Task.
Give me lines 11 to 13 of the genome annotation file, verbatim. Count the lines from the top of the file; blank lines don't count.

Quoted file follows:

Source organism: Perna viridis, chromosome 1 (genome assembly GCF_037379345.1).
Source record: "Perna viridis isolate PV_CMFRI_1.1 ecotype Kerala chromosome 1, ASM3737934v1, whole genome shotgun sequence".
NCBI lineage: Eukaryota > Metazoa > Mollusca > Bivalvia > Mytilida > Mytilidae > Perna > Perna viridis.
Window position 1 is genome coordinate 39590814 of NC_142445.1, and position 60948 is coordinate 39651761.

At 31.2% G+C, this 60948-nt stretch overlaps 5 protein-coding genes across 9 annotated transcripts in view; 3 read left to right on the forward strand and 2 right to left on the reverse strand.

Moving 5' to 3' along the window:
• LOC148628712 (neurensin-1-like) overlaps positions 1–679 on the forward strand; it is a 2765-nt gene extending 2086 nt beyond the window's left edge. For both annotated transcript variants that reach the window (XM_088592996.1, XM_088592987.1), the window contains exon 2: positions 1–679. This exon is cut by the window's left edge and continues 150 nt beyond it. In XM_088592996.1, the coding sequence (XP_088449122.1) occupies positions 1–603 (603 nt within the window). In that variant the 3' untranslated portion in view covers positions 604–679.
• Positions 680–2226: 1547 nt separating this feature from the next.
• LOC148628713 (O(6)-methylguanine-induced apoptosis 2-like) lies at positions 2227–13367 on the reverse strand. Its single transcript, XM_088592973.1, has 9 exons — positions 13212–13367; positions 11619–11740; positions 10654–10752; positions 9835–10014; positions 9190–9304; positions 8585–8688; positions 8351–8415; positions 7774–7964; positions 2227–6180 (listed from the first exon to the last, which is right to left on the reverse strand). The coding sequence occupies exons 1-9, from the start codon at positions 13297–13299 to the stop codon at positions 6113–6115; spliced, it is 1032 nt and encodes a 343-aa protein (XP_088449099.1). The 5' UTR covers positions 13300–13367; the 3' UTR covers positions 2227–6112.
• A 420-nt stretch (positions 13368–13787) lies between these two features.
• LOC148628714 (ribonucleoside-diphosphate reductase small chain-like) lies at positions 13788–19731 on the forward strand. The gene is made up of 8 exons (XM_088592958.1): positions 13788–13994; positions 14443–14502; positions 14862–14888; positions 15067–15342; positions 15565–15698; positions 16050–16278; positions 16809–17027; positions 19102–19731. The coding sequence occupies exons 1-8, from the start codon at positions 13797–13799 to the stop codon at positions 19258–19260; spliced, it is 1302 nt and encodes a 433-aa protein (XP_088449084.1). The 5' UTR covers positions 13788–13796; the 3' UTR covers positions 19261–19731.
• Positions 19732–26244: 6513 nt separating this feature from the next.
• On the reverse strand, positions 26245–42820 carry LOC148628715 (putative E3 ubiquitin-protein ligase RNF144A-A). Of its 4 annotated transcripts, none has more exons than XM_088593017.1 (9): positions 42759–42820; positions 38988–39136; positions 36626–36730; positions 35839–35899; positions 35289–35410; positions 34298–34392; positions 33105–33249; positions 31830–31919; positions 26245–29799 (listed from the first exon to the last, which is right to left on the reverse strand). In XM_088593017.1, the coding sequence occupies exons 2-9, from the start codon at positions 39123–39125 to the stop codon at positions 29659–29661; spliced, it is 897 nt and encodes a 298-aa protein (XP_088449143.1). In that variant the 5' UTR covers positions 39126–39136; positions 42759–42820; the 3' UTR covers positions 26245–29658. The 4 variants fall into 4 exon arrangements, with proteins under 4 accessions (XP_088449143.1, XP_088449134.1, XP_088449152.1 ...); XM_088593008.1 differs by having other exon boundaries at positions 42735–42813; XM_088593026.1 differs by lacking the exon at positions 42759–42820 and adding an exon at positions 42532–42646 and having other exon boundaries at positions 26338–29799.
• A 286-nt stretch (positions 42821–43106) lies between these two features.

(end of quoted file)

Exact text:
• LOC148628714 (ribonucleoside-diphosphate reductase small chain-like) lies at positions 13788–19731 on the forward strand. The gene is made up of 8 exons (XM_088592958.1): positions 13788–13994; positions 14443–14502; positions 14862–14888; positions 15067–15342; positions 15565–15698; positions 16050–16278; positions 16809–17027; positions 19102–19731. The coding sequence occupies exons 1-8, from the start codon at positions 13797–13799 to the stop codon at positions 19258–19260; spliced, it is 1302 nt and encodes a 433-aa protein (XP_088449084.1). The 5' UTR covers positions 13788–13796; the 3' UTR covers positions 19261–19731.
• Positions 19732–26244: 6513 nt separating this feature from the next.
• On the reverse strand, positions 26245–42820 carry LOC148628715 (putative E3 ubiquitin-protein ligase RNF144A-A). Of its 4 annotated transcripts, none has more exons than XM_088593017.1 (9): positions 42759–42820; positions 38988–39136; positions 36626–36730; positions 35839–35899; positions 35289–35410; positions 34298–34392; positions 33105–33249; positions 31830–31919; positions 26245–29799 (listed from the first exon to the last, which is right to left on the reverse strand). In XM_088593017.1, the coding sequence occupies exons 2-9, from the start codon at positions 39123–39125 to the stop codon at positions 29659–29661; spliced, it is 897 nt and encodes a 298-aa protein (XP_088449143.1). In that variant the 5' UTR covers positions 39126–39136; positions 42759–42820; the 3' UTR covers positions 26245–29658. The 4 variants fall into 4 exon arrangements, with proteins under 4 accessions (XP_088449143.1, XP_088449134.1, XP_088449152.1 ...); XM_088593008.1 differs by having other exon boundaries at positions 42735–42813; XM_088593026.1 differs by lacking the exon at positions 42759–42820 and adding an exon at positions 42532–42646 and having other exon boundaries at positions 26338–29799.